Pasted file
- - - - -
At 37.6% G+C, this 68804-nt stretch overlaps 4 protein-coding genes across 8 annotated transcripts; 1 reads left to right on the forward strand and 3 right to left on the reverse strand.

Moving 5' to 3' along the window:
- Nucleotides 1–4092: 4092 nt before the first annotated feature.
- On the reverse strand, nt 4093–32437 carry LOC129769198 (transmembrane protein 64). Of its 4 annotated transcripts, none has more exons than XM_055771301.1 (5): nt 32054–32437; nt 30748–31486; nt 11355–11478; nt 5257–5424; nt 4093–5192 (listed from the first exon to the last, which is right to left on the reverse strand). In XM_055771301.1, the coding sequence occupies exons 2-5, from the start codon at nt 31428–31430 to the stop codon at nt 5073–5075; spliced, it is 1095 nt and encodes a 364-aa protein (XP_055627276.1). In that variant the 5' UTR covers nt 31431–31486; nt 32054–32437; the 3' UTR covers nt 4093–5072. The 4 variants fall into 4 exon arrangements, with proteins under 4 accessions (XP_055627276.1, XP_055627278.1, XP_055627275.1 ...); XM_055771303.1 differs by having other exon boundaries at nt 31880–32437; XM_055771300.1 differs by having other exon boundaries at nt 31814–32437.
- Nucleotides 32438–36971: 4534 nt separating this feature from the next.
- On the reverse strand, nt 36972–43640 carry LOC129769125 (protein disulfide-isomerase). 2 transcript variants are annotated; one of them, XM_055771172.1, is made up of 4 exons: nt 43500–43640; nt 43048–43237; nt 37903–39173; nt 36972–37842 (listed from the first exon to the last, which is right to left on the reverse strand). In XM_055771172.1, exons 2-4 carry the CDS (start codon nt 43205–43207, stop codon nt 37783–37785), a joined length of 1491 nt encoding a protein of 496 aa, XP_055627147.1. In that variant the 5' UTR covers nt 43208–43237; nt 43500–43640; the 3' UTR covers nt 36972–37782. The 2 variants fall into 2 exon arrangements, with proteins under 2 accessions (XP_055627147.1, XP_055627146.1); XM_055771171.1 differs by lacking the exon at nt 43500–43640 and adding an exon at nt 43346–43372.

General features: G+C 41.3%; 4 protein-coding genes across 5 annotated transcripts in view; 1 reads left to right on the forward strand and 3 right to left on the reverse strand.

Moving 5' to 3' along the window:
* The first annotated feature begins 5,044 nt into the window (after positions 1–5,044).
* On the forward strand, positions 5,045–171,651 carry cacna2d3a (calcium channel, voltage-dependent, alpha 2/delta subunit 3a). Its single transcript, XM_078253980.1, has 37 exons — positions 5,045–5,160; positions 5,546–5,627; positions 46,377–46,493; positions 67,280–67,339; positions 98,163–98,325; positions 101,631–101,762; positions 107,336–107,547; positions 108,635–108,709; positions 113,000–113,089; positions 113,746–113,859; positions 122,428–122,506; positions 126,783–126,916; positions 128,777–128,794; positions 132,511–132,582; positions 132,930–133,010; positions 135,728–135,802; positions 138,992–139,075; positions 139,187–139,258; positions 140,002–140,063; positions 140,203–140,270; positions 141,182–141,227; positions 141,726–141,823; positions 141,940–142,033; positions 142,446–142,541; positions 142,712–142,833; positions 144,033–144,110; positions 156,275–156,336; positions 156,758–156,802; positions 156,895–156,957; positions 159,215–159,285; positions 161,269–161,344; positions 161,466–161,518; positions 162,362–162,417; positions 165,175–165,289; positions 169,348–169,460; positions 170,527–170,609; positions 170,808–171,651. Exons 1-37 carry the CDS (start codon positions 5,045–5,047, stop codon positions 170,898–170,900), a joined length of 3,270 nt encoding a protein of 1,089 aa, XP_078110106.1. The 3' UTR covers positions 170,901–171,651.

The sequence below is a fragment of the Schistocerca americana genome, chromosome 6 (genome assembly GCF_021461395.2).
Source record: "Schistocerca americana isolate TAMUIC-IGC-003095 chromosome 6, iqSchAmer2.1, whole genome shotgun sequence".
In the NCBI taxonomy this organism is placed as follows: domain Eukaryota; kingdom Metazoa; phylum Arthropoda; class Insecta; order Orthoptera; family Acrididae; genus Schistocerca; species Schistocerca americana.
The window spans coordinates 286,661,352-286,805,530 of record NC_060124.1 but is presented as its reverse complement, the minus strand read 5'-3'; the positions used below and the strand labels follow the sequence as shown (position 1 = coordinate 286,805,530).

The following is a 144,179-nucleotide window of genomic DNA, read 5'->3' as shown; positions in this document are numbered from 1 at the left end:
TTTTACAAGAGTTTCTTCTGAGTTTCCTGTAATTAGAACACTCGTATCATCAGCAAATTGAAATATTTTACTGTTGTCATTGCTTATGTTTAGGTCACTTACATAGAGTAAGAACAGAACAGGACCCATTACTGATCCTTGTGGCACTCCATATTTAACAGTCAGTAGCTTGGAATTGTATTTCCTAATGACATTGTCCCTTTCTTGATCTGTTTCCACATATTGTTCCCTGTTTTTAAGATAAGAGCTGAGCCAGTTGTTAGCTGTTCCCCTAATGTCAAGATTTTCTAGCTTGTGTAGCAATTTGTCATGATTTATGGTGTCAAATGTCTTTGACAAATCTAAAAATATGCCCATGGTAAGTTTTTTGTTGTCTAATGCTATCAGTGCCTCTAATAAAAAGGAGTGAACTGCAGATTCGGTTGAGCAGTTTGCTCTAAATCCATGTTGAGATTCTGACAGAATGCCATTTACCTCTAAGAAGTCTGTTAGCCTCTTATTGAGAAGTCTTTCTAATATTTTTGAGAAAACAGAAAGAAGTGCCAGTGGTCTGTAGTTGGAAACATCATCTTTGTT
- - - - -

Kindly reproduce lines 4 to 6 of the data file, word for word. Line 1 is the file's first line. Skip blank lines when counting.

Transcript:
- On the reverse strand, nt 4093–32437 carry LOC129769198 (transmembrane protein 64). Of its 4 annotated transcripts, none has more exons than XM_055771301.1 (5): nt 32054–32437; nt 30748–31486; nt 11355–11478; nt 5257–5424; nt 4093–5192 (listed from the first exon to the last, which is right to left on the reverse strand). In XM_055771301.1, the coding sequence occupies exons 2-5, from the start codon at nt 31428–31430 to the stop codon at nt 5073–5075; spliced, it is 1095 nt and encodes a 364-aa protein (XP_055627276.1). In that variant the 5' UTR covers nt 31431–31486; nt 32054–32437; the 3' UTR covers nt 4093–5072. The 4 variants fall into 4 exon arrangements, with proteins under 4 accessions (XP_055627276.1, XP_055627278.1, XP_055627275.1 ...); XM_055771303.1 differs by having other exon boundaries at nt 31880–32437; XM_055771300.1 differs by having other exon boundaries at nt 31814–32437.
- Nucleotides 32438–36971: 4534 nt separating this feature from the next.
- On the reverse strand, nt 36972–43640 carry LOC129769125 (protein disulfide-isomerase). 2 transcript variants are annotated; one of them, XM_055771172.1, is made up of 4 exons: nt 43500–43640; nt 43048–43237; nt 37903–39173; nt 36972–37842 (listed from the first exon to the last, which is right to left on the reverse strand). In XM_055771172.1, exons 2-4 carry the CDS (start codon nt 43205–43207, stop codon nt 37783–37785), a joined length of 1491 nt encoding a protein of 496 aa, XP_055627147.1. In that variant the 5' UTR covers nt 43208–43237; nt 43500–43640; the 3' UTR covers nt 36972–37782. The 2 variants fall into 2 exon arrangements, with proteins under 2 accessions (XP_055627147.1, XP_055627146.1); XM_055771171.1 differs by lacking the exon at nt 43500–43640 and adding an exon at nt 43346–43372.